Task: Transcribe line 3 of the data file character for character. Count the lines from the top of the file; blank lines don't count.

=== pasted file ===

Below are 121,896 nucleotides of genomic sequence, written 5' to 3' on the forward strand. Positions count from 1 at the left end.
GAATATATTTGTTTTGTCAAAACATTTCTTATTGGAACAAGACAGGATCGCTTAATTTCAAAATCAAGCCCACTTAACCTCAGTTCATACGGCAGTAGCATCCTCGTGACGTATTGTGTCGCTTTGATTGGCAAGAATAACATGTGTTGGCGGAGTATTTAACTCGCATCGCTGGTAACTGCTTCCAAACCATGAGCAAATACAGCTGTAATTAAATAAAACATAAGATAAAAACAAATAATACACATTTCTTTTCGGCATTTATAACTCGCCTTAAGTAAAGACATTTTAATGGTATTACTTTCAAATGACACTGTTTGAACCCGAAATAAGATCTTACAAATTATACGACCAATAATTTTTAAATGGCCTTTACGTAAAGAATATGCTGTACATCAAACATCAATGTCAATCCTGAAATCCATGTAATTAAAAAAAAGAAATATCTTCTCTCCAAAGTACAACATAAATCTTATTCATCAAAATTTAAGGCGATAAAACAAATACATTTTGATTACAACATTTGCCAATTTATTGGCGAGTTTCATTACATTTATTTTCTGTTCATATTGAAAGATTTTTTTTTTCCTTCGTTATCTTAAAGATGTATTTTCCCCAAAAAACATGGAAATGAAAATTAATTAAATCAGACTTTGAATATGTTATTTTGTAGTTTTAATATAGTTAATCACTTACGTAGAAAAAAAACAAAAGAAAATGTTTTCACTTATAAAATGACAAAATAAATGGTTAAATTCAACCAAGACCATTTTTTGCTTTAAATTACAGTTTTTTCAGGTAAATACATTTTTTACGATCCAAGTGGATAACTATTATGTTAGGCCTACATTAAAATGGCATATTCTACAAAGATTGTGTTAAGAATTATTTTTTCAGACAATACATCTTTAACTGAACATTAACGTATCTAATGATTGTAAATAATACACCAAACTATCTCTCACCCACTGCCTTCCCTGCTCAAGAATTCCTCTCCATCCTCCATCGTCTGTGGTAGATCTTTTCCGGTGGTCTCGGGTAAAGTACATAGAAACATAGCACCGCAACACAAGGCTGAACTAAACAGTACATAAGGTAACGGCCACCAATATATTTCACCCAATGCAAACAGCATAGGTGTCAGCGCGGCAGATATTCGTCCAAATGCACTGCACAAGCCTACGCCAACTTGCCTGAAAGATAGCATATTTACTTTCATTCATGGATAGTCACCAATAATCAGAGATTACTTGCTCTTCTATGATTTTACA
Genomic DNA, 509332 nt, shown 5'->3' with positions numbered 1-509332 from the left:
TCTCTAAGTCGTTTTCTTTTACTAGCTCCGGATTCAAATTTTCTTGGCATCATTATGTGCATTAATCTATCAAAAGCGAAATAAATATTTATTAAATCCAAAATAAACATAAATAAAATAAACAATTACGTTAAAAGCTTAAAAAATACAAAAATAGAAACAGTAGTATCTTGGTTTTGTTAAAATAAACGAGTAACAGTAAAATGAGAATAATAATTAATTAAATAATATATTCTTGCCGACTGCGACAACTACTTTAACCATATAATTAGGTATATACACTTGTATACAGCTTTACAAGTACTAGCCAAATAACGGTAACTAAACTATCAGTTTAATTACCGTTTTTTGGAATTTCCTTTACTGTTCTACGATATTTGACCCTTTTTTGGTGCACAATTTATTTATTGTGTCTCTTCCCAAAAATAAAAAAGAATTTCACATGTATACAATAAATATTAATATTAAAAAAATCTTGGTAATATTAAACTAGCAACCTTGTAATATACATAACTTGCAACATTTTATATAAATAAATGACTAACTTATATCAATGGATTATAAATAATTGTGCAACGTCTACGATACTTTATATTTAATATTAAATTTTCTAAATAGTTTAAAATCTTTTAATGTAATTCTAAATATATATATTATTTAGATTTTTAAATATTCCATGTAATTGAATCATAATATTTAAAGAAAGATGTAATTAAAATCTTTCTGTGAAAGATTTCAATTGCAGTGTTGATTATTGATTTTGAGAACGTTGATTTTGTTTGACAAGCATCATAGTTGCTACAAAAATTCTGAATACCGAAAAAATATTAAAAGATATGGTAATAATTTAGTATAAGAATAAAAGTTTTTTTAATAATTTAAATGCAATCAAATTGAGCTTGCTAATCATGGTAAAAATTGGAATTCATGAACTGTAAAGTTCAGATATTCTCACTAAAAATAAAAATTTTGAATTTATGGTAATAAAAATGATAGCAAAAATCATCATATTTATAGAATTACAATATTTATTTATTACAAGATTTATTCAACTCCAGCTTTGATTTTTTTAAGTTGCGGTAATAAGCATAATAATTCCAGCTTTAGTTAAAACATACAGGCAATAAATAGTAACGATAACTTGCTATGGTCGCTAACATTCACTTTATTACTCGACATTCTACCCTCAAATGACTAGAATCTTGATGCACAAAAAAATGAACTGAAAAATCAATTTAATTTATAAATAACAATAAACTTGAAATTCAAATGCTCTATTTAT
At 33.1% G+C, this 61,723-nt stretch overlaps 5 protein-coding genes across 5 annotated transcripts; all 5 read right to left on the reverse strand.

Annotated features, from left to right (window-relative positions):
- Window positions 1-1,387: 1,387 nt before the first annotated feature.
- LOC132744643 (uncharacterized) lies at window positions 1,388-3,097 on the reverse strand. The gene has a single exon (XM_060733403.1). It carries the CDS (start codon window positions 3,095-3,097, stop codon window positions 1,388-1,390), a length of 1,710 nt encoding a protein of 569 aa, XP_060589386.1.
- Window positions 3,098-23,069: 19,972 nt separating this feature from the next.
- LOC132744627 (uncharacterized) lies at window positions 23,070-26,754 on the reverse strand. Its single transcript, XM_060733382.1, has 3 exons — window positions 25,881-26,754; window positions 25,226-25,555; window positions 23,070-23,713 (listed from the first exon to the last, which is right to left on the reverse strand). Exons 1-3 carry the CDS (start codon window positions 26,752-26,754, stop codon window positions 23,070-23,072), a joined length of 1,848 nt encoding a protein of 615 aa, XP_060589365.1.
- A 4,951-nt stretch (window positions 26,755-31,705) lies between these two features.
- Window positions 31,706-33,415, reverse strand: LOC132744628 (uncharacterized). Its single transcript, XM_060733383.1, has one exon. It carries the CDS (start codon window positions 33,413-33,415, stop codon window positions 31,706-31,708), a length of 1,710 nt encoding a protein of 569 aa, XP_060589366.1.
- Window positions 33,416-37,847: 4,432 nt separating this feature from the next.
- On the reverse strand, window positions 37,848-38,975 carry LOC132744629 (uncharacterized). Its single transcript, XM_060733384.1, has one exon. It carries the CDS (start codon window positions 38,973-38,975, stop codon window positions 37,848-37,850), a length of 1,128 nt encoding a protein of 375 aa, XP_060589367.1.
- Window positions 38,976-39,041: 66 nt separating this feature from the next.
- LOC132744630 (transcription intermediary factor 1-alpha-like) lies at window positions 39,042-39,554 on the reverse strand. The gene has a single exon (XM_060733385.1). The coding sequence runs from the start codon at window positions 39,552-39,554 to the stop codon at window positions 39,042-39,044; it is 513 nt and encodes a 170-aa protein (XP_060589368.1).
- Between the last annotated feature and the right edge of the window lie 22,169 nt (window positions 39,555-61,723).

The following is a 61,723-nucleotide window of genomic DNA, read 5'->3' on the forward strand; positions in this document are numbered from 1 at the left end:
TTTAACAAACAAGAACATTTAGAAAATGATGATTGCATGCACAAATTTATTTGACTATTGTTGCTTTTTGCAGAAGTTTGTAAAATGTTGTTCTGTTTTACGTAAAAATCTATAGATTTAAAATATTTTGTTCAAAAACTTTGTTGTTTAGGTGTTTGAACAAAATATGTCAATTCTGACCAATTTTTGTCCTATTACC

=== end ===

Genomic DNA, 509332 nt, shown 5'->3' with positions numbered 1-509332 from the left: